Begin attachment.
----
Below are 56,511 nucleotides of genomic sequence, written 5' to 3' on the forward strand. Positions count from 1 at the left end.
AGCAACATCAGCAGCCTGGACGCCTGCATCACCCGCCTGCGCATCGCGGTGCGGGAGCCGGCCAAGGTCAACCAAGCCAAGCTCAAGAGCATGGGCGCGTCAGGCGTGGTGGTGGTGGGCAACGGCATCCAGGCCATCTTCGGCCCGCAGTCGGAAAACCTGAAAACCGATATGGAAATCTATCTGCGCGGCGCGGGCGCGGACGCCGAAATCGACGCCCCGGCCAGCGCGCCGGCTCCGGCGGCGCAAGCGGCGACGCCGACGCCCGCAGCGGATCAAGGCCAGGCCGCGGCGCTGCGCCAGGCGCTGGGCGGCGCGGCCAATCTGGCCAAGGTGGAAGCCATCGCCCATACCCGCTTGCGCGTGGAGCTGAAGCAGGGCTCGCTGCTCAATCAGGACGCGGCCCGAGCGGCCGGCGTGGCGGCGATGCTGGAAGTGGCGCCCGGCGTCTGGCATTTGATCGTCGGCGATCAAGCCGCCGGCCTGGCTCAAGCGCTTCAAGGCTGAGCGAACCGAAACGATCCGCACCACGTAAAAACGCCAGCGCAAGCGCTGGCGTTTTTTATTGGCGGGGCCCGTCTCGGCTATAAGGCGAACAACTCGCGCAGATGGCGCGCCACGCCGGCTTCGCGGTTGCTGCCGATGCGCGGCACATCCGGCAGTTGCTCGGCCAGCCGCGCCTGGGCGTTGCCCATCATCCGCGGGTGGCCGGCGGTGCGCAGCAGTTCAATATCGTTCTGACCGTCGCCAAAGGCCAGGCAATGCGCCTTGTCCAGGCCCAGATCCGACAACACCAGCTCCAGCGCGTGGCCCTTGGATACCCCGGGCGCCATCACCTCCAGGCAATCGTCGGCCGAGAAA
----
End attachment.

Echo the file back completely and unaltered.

Below are 56,511 nucleotides of genomic sequence, written 5' to 3' on the forward strand. Positions count from 1 at the left end.
AGCAACATCAGCAGCCTGGACGCCTGCATCACCCGCCTGCGCATCGCGGTGCGGGAGCCGGCCAAGGTCAACCAAGCCAAGCTCAAGAGCATGGGCGCGTCAGGCGTGGTGGTGGTGGGCAACGGCATCCAGGCCATCTTCGGCCCGCAGTCGGAAAACCTGAAAACCGATATGGAAATCTATCTGCGCGGCGCGGGCGCGGACGCCGAAATCGACGCCCCGGCCAGCGCGCCGGCTCCGGCGGCGCAAGCGGCGACGCCGACGCCCGCAGCGGATCAAGGCCAGGCCGCGGCGCTGCGCCAGGCGCTGGGCGGCGCGGCCAATCTGGCCAAGGTGGAAGCCATCGCCCATACCCGCTTGCGCGTGGAGCTGAAGCAGGGCTCGCTGCTCAATCAGGACGCGGCCCGAGCGGCCGGCGTGGCGGCGATGCTGGAAGTGGCGCCCGGCGTCTGGCATTTGATCGTCGGCGATCAAGCCGCCGGCCTGGCTCAAGCGCTTCAAGGCTGAGCGAACCGAAACGATCCGCACCACGTAAAAACGCCAGCGCAAGCGCTGGCGTTTTTTATTGGCGGGGCCCGTCTCGGCTATAAGGCGAACAACTCGCGCAGATGGCGCGCCACGCCGGCTTCGCGGTTGCTGCCGATGCGCGGCACATCCGGCAGTTGCTCGGCCAGCCGCGCCTGGGCGTTGCCCATCATCCGCGGGTGGCCGGCGGTGCGCAGCAGTTCAATATCGTTCTGACCGTCGCCAAAGGCCAGGCAATGCGCCTTGTCCAGGCCCAGATCCGACAACACCAGCTCCAGCGCGTGGCCCTTGGATACCCCGGGCGCCATCACCTCCAGGCAATCGTCGGCCGAGAAA